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WV AG Opposes Plan to Remove Blue Bridge Dam

February 9th, 2022 by WCBC Radio

West Virginia Attorney General Patrick Morrisey, on behalf of West Virginia, is voicing his objections to the State of Maryland for purposely ignoring the questions, concerns and input of West Virginia when it decided, unilaterally, to remove all or part of the Blue Bridge Dam on the Potomac River near Cumberland and Ridgely, West Virginia.
It has come to the Attorney General’s attention that Maryland, through the City of Cumberland, plans to remove all or part of the Blue Bridge Dam to create a new type of tourism destination. The dam is now used by West Virginia residents and tourists who rely on upstream water for a recreation area and other state residents who own property downstream of the dam—citizens whose lives, livelihood and property may be adversely impacted by future flooding if the dam is removed.
“I am asking the members who represent West Virginia on the Interstate Commission on the Potomac River Basin to oppose the removal of the dam,” Attorney General Morrisey said. “The Commission should cooperate with the stakeholders and property owners as to the use, conservation and development of the river’s water and associated land resources.”   
In addition, the Attorney General is requesting that Maryland fulfill its obligation to cooperate with its West Virginia neighbors by working with all stakeholders and property owners who live both upstream and downstream of the dam to determine its future.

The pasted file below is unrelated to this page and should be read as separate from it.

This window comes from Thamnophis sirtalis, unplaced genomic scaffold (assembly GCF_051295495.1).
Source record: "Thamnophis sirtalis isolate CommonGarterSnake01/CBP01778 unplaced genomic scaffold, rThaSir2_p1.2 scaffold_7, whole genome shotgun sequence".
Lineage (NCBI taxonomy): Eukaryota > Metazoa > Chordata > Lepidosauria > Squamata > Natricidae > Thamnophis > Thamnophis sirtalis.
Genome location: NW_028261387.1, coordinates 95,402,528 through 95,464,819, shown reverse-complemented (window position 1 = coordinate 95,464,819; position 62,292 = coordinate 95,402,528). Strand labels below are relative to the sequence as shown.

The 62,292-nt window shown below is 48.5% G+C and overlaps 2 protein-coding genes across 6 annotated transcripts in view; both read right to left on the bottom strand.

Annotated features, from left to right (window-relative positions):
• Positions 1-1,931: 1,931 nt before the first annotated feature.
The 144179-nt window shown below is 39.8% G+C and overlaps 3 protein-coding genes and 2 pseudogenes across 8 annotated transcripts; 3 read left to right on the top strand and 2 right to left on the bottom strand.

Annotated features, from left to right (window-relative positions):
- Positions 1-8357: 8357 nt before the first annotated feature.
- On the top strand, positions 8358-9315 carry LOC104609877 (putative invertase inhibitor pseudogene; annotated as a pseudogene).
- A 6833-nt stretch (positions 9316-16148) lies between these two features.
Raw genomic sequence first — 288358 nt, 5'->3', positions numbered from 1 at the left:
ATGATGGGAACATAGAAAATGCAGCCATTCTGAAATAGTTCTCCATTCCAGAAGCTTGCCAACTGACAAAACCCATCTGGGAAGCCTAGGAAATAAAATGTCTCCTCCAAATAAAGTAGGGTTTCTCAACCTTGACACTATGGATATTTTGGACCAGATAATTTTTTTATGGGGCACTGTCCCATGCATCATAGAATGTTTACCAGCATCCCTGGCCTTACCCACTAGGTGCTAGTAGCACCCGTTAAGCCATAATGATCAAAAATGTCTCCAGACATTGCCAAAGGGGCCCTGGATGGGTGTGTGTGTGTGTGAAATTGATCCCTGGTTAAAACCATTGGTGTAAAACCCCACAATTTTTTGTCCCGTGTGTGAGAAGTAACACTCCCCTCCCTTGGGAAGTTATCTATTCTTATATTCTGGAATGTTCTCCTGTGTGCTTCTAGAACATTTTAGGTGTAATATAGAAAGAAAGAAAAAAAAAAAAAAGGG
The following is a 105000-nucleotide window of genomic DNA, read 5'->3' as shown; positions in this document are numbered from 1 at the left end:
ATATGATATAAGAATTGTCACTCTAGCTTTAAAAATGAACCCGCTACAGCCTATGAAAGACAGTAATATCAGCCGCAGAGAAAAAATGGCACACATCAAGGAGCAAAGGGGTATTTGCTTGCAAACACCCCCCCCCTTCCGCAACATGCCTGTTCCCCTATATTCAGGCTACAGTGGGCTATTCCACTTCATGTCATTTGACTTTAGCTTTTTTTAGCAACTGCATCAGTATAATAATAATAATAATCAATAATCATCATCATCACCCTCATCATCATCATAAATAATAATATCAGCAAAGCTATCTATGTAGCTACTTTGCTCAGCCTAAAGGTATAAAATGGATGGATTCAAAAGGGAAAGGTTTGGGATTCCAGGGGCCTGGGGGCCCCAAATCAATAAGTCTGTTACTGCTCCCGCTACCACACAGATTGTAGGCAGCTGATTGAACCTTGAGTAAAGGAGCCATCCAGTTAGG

Stakeholders include legislative bodies, administrative agencies, non-governmental agencies, organizations, groups and individuals that will jointly decide whether the dam should be removed, modified or left in its current state.
The Blue Bridge Dam was constructed by the United States Army Corps of Engineers as a flood control device in the 1940s and 1950s. The dam was put in place in the aftermath of the St. Patrick’s Day flood of 1936, which caused damages estimated at $3 million to the Cumberland area. The U.S. Congress then authorized the Cumberland-Ridgely Flood Risk Management Project in June 1936.
The City of Ridgely contributed funds toward the construction of the dam. It is estimated up to $38 million may have been saved in potential damages since the dam was completed, more than twice what it cost to build the dam in 1936.
The states of West Virginia and Maryland are both signatory bodies of the Commission. Since the dam is located on the Potomac River, it is therefore within the Commission’s jurisdiction.